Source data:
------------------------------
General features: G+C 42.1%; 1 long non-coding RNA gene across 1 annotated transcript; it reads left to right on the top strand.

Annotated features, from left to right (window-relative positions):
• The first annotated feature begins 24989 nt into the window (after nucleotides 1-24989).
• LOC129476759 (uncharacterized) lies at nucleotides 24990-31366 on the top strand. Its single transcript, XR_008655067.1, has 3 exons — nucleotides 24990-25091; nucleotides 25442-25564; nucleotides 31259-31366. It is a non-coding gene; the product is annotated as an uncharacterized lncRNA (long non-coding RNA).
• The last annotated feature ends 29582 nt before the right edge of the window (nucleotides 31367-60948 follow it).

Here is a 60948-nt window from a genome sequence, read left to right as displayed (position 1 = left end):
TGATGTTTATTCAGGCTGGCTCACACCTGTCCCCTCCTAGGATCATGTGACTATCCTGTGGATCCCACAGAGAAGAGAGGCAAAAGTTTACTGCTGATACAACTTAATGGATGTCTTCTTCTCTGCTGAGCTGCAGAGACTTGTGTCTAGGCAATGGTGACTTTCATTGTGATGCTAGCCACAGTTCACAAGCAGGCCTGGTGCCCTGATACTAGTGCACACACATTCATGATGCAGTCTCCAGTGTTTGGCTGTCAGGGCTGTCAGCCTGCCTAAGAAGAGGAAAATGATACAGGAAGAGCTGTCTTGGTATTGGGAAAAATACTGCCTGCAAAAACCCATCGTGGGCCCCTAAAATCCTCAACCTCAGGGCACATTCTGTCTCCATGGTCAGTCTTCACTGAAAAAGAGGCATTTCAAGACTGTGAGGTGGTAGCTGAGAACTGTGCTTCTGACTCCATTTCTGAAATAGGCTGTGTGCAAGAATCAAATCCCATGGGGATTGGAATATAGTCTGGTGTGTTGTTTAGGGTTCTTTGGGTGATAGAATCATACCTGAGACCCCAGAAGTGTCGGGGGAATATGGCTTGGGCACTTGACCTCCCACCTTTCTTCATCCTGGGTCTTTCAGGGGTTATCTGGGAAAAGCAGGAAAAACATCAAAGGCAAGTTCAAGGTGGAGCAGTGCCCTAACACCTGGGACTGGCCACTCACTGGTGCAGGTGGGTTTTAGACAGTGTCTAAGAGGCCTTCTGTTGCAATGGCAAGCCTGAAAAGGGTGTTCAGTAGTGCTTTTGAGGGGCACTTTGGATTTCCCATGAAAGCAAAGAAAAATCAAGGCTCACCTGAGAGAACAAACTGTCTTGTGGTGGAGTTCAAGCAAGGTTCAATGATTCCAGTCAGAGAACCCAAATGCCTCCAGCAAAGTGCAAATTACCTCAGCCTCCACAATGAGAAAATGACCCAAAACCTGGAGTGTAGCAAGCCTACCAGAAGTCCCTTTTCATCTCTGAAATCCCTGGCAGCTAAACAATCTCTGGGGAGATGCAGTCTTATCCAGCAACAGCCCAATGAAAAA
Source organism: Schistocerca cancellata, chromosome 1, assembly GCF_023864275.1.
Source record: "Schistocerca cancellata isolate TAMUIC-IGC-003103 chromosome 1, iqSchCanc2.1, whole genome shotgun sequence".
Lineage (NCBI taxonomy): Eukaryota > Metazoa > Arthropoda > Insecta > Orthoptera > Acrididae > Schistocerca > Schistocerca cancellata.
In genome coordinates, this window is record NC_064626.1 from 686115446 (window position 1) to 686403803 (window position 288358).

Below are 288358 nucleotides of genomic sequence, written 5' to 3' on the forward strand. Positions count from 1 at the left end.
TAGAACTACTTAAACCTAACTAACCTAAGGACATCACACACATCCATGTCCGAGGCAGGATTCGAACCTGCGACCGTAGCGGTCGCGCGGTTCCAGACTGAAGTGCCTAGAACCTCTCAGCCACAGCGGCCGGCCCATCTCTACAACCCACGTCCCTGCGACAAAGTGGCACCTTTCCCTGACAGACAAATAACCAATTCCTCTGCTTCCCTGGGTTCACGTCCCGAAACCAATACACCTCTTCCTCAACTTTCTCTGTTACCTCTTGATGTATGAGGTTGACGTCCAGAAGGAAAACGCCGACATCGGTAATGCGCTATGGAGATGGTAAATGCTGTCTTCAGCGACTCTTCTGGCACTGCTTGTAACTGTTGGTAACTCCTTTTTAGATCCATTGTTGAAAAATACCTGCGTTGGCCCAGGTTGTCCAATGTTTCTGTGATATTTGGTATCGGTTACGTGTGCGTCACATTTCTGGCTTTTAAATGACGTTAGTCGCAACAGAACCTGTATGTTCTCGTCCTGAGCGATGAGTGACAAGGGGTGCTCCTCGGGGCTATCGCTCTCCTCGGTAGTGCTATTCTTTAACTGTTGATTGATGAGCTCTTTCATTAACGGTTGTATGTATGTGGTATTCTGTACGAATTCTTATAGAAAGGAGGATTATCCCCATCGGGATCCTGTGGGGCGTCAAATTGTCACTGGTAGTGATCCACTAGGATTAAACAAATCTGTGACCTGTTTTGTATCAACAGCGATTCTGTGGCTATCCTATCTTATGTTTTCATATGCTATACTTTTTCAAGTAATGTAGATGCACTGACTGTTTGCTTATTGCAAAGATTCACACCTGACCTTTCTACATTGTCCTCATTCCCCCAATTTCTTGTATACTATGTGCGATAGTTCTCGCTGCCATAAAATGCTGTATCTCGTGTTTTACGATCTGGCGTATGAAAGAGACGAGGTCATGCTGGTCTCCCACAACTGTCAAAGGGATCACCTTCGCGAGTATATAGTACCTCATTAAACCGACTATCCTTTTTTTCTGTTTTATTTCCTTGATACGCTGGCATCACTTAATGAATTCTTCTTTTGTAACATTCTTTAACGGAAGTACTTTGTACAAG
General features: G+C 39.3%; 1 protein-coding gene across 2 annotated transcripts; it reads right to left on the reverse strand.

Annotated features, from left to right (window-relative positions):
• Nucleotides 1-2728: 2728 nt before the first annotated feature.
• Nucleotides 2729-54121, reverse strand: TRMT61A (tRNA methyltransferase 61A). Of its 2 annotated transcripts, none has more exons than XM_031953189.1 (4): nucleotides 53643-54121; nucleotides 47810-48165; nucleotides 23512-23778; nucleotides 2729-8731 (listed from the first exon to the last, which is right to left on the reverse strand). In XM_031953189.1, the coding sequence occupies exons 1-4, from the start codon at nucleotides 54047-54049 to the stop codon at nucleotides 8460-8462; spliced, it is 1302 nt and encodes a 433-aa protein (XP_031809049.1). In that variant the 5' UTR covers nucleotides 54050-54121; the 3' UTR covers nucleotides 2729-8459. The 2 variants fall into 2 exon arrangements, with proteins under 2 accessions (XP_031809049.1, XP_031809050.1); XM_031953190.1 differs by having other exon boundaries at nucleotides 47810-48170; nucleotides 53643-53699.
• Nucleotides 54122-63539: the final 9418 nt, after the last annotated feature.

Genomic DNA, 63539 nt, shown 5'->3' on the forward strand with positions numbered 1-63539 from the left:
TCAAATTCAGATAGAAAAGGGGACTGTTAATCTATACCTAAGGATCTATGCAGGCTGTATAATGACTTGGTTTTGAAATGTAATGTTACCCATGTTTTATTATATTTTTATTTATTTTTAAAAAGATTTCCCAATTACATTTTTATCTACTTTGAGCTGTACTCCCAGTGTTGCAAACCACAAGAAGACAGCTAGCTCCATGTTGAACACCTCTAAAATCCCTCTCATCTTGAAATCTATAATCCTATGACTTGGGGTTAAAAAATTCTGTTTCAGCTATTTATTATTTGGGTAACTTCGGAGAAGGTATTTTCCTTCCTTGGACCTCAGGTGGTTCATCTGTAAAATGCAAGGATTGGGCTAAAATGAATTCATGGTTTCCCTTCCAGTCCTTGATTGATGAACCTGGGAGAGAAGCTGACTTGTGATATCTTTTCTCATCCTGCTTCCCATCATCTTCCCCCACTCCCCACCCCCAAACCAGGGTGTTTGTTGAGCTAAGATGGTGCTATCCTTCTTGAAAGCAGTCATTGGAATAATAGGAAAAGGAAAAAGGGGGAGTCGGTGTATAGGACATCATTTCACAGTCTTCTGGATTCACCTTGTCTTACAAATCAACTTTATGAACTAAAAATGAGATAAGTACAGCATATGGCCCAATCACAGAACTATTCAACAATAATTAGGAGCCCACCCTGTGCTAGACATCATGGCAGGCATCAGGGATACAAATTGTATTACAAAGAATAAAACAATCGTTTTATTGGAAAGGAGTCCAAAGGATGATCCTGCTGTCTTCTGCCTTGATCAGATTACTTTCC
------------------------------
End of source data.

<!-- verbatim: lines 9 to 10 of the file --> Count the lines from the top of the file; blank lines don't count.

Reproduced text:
Source record: "Schistocerca cancellata isolate TAMUIC-IGC-003103 chromosome 1, iqSchCanc2.1, whole genome shotgun sequence".
Lineage (NCBI taxonomy): Eukaryota > Metazoa > Arthropoda > Insecta > Orthoptera > Acrididae > Schistocerca > Schistocerca cancellata.